Working in a Restricted World

The spread of the novel coronavirus affected every one of us in many different ways. People from all walks of life partly suffered due to the lockdowns. Many safety measures were put up because of how the virus is passed around. This meant that students had to stay at home and simply attend virtual classes.

Many hands-on activities that are developing children were supposed to learn from turned into online instruction that eliminated much-needed physical interaction.  Senior citizens in nursing homes were further isolated as their families lessened visiting trips. Because of their vulnerability to the disease, fewer people were allowed to attend to their needs, leaving them with fewer people to spend time with.

But one of the biggest effects of the pandemic is on the economy and the millions of businesses that people rely on for work.  With the pandemic protocols that prevented physical interaction between employees and customers, business owners had to take different measures to keep their businesses alive and earning while the world was in chaos. This, in turn, affected public transportation that regularly saw waves of employees going to their workplaces in the past.

The Source: Work from Home

Most businesses resorted to online transactions that can keep their employees and customers safe from the virus. This meant that employees had to work remotely in their homes through online apps and websites. Most administrative work can easily be done digitally, so many corporate businesses that profit from circulating information and promoting communications thrived in the circumstance.
Other companies had to adapt to the virtual world but ultimately adjusted with just a few changes. But not everyone can fully commit to this work setting as some jobs require a certain level of physical contact with their clients, especially in the hospitality industry. This led to many workers losing their jobs or temporarily halting their work until it is safe to socialize with people once again.

Result: Going Back to Family Homes

Workers that moved to the city before the pandemic to find their desired line of work are now going back to their family homes. Many of these people are young aspirants looking to make it big in the cities where there are supposedly more opportunities. Most of them rent out spaces to live in as they work their way to their dreams. But now that working anywhere away from the office is a viable option for some employees, many of them are hiring movers to help them relocate their lives away from the hustle and bustle of the city while still tending to their job in the process.

business man on the train

Result: Dwindling of Commuters

Due to many people now working remotely, public transportation lost many passengers as commuters dwindled drastically in number, especially during the early months of the pandemic. Many people who relied on buses, trains, and cabs worried about catching the disease while touching surfaces in public transport and while standing, walking, or sitting beside strangers.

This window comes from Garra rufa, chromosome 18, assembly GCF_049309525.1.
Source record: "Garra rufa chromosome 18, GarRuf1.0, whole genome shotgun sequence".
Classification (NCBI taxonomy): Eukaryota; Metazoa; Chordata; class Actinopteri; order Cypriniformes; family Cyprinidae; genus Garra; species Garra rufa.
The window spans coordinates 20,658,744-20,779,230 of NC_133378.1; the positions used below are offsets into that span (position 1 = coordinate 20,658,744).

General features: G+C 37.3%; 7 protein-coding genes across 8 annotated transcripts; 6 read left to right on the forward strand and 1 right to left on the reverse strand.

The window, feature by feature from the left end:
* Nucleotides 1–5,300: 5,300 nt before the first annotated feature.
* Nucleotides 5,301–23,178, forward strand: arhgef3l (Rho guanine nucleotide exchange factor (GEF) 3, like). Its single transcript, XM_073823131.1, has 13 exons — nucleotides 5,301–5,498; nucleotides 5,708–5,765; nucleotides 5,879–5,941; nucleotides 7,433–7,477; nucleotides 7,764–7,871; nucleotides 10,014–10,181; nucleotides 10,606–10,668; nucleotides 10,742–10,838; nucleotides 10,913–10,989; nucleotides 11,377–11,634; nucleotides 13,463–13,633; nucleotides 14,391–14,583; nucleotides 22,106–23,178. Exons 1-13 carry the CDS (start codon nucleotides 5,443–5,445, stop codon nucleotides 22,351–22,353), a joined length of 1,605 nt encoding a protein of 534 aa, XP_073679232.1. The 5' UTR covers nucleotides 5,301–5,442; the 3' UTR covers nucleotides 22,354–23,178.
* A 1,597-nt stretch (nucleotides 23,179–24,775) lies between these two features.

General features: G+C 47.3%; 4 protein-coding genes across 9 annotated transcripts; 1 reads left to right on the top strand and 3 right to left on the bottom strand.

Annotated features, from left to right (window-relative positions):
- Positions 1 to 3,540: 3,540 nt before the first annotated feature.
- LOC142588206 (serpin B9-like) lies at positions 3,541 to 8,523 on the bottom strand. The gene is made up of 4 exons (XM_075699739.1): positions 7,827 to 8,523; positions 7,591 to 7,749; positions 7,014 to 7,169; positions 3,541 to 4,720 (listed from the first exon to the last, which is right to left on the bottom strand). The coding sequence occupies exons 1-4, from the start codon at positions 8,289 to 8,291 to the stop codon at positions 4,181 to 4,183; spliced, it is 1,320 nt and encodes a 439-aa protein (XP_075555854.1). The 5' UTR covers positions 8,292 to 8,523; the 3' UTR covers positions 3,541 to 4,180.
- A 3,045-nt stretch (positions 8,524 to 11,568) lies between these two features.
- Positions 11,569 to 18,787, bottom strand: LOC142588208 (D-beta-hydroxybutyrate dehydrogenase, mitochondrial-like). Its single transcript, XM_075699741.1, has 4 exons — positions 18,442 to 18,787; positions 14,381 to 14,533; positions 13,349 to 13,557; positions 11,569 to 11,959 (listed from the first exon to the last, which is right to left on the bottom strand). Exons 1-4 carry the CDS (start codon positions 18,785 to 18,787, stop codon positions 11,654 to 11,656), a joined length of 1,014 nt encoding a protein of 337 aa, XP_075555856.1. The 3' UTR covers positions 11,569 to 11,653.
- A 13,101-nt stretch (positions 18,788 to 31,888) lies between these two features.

Even when operators are trying to deep clean and sanitize the premises, it may not be enough to encourage all commuters to resume their old routines. Some are going back to commuting as more are getting vaccinated, but definitely fewer people can be found in stations as other methods may prove to be safer.

Result: Private Vehicles

Some people still have to physically go to work daily. Instead of commuting, many prefer to drive their own cars to minimize contact with other people. Car sellers are currently seeing a rising number of car buyers as lockdowns and pandemic restrictions are letting up in more states. Many prefer to use their cars for practical purposes rather than for leisure but the regained mobility encouraged people to prepare for when they have to get around once the virus is eradicated.

Alternative: Biking and Walking

While many prefer to use their cars, some also expressed wanting to switch to more eco-friendly ways to get to their jobs. In the beginning, we were prisoners to our homes, leaving us with nothing to do but work a little and then eat, sit, sleep, and scroll through social media the rest of the time. With this, many wanted to burn the accumulated calories by walking or biking to their offices.

The pandemic, more or less, negatively affected public transportation everywhere in the world. It has seen a decline in commuters due to the fear of contracting the disease in closed and crowded areas. This resulted in a rise in private modes of transportation that are deemed safer than commuting. But as vaccines are getting around, more businesses are opening back up. People everywhere are using their cars to continue working in their offices. This should soon result in an anticipated heavier flow of traffic in big cities.

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